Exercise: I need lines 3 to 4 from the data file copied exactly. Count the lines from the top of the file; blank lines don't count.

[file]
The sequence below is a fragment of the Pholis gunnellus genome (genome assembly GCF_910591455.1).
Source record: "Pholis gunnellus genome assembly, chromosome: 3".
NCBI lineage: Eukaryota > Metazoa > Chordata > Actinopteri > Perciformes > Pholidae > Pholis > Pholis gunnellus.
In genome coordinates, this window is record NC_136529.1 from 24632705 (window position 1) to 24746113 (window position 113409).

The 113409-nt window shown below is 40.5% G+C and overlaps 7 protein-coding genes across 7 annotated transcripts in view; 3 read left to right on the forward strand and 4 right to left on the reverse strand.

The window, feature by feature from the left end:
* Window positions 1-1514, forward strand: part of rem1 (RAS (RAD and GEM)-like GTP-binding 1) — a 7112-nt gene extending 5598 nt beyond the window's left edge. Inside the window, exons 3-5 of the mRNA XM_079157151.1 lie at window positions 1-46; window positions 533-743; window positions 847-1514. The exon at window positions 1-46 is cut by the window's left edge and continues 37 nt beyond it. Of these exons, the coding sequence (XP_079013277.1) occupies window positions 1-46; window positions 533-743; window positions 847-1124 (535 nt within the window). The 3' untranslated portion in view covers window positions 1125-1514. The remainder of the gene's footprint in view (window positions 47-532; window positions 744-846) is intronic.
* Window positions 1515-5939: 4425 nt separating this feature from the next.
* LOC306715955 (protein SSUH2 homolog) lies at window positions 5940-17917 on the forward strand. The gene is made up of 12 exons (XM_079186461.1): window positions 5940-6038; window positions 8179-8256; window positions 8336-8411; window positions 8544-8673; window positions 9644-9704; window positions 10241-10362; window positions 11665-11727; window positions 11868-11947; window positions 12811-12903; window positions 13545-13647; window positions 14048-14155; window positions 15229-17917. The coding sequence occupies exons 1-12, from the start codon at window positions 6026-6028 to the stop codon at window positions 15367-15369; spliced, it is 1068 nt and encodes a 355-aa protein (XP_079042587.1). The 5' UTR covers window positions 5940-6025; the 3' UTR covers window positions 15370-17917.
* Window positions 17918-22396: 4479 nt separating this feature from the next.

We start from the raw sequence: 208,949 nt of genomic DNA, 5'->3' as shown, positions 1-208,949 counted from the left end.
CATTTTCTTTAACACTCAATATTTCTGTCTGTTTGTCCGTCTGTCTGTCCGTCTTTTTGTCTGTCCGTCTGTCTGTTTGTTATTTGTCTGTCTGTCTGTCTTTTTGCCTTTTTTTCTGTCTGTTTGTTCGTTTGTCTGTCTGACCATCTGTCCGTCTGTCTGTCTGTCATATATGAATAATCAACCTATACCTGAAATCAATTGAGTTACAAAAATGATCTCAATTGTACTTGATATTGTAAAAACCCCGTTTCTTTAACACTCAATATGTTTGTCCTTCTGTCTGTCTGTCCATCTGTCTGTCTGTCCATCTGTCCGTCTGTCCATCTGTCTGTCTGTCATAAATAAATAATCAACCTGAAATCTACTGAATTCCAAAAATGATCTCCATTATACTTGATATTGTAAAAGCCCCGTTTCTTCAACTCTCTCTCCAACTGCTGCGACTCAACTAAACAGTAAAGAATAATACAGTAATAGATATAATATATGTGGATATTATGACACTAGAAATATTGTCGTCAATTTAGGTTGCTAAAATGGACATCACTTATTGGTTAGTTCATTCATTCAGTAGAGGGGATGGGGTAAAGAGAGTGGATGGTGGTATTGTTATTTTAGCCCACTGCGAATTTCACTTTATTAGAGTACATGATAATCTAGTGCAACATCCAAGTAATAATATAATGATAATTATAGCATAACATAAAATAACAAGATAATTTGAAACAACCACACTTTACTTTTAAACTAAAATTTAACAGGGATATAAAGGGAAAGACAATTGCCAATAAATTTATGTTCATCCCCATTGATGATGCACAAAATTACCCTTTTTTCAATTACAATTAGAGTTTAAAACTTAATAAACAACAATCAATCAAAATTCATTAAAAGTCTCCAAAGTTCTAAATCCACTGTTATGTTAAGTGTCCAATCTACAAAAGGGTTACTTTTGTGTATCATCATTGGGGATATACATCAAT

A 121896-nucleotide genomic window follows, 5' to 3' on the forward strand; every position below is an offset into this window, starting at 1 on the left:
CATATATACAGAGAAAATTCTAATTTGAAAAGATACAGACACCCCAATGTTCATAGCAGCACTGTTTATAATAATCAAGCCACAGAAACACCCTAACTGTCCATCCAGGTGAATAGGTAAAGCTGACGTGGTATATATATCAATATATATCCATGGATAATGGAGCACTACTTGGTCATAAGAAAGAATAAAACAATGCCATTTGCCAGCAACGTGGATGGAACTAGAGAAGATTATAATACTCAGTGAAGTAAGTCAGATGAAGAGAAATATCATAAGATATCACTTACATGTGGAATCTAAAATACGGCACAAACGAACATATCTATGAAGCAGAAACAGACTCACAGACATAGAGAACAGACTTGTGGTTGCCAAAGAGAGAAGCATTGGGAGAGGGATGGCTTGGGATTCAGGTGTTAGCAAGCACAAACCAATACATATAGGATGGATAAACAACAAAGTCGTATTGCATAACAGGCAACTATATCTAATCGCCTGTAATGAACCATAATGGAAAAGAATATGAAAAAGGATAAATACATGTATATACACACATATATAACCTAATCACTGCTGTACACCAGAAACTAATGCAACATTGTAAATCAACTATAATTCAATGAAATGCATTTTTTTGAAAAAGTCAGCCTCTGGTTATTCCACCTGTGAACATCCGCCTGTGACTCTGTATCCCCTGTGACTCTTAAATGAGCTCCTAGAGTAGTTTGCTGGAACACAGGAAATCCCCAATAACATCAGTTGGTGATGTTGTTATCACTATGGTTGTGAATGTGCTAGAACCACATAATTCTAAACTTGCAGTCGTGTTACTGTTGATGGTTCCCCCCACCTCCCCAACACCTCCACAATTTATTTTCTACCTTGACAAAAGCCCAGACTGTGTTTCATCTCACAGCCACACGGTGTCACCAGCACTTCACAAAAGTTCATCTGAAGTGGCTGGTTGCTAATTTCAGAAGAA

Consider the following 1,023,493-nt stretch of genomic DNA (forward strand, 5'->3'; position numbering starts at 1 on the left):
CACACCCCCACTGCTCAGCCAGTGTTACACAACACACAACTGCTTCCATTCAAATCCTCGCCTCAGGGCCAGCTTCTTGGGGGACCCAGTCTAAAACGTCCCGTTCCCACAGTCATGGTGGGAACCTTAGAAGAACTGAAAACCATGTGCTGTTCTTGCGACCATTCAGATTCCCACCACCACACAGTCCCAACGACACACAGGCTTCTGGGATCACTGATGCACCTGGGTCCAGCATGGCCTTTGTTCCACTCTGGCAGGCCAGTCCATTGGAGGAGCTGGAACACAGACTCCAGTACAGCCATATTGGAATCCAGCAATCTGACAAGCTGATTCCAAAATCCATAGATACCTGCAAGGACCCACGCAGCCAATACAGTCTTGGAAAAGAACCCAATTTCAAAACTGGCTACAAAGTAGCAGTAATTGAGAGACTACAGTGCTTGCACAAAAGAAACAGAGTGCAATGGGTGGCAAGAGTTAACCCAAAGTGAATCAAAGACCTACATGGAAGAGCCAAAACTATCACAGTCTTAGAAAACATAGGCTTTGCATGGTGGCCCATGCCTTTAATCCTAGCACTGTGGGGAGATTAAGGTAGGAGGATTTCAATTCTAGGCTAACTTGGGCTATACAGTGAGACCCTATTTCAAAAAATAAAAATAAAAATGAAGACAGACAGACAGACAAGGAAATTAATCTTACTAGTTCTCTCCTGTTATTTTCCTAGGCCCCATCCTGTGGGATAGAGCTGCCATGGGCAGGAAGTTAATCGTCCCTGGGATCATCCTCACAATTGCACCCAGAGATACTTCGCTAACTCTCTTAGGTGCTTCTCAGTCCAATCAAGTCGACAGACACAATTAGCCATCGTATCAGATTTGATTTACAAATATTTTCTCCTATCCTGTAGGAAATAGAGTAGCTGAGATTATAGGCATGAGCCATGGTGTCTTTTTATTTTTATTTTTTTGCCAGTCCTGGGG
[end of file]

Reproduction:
NCBI lineage: Eukaryota > Metazoa > Chordata > Actinopteri > Perciformes > Pholidae > Pholis > Pholis gunnellus.
In genome coordinates, this window is record NC_136529.1 from 24632705 (window position 1) to 24746113 (window position 113409).